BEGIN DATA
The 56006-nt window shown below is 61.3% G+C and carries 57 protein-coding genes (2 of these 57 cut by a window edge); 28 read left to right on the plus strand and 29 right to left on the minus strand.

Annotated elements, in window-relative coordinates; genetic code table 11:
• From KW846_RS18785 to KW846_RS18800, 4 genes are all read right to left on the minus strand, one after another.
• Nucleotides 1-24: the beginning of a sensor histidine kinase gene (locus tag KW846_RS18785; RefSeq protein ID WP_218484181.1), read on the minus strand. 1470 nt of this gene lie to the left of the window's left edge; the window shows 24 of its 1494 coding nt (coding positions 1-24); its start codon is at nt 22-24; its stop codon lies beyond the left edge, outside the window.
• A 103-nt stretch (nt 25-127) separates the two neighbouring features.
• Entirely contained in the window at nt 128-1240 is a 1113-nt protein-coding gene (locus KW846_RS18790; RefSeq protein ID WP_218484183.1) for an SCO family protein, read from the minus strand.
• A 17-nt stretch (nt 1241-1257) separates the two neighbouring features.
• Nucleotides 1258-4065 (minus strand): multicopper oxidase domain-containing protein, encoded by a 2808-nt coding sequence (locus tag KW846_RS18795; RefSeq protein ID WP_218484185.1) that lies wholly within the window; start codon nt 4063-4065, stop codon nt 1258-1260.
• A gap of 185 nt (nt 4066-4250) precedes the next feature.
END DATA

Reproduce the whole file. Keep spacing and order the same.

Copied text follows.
The 56006-nt window shown below is 61.3% G+C and carries 57 protein-coding genes (2 of these 57 cut by a window edge); 28 read left to right on the plus strand and 29 right to left on the minus strand.

Annotated elements, in window-relative coordinates; genetic code table 11:
• From KW846_RS18785 to KW846_RS18800, 4 genes are all read right to left on the minus strand, one after another.
• Nucleotides 1-24: the beginning of a sensor histidine kinase gene (locus tag KW846_RS18785; RefSeq protein ID WP_218484181.1), read on the minus strand. 1470 nt of this gene lie to the left of the window's left edge; the window shows 24 of its 1494 coding nt (coding positions 1-24); its start codon is at nt 22-24; its stop codon lies beyond the left edge, outside the window.
• A 103-nt stretch (nt 25-127) separates the two neighbouring features.
• Entirely contained in the window at nt 128-1240 is a 1113-nt protein-coding gene (locus KW846_RS18790; RefSeq protein ID WP_218484183.1) for an SCO family protein, read from the minus strand.
• A 17-nt stretch (nt 1241-1257) separates the two neighbouring features.
• Nucleotides 1258-4065 (minus strand): multicopper oxidase domain-containing protein, encoded by a 2808-nt coding sequence (locus tag KW846_RS18795; RefSeq protein ID WP_218484185.1) that lies wholly within the window; start codon nt 4063-4065, stop codon nt 1258-1260.
• A gap of 185 nt (nt 4066-4250) precedes the next feature.